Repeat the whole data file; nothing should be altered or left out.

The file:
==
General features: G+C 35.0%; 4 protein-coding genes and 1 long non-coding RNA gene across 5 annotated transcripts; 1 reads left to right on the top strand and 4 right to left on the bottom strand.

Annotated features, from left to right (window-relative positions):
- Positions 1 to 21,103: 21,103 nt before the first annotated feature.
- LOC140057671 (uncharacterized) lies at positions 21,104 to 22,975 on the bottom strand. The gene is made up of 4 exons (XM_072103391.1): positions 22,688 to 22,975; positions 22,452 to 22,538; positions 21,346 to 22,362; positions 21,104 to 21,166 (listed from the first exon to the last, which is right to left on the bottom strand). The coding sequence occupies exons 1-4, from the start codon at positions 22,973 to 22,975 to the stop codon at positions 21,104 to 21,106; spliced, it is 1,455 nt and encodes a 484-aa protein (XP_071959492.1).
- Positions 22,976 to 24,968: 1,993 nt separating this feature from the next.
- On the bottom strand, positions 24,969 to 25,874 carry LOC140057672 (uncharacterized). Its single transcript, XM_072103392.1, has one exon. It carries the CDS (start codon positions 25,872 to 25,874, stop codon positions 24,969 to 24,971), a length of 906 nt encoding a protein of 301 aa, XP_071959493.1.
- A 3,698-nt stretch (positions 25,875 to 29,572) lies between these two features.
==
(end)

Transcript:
General features: G+C 35.0%; 4 protein-coding genes and 1 long non-coding RNA gene across 5 annotated transcripts; 1 reads left to right on the top strand and 4 right to left on the bottom strand.

Annotated features, from left to right (window-relative positions):
- Positions 1 to 21,103: 21,103 nt before the first annotated feature.
- LOC140057671 (uncharacterized) lies at positions 21,104 to 22,975 on the bottom strand. The gene is made up of 4 exons (XM_072103391.1): positions 22,688 to 22,975; positions 22,452 to 22,538; positions 21,346 to 22,362; positions 21,104 to 21,166 (listed from the first exon to the last, which is right to left on the bottom strand). The coding sequence occupies exons 1-4, from the start codon at positions 22,973 to 22,975 to the stop codon at positions 21,104 to 21,106; spliced, it is 1,455 nt and encodes a 484-aa protein (XP_071959492.1).
- Positions 22,976 to 24,968: 1,993 nt separating this feature from the next.
- On the bottom strand, positions 24,969 to 25,874 carry LOC140057672 (uncharacterized). Its single transcript, XM_072103392.1, has one exon. It carries the CDS (start codon positions 25,872 to 25,874, stop codon positions 24,969 to 24,971), a length of 906 nt encoding a protein of 301 aa, XP_071959493.1.
- A 3,698-nt stretch (positions 25,875 to 29,572) lies between these two features.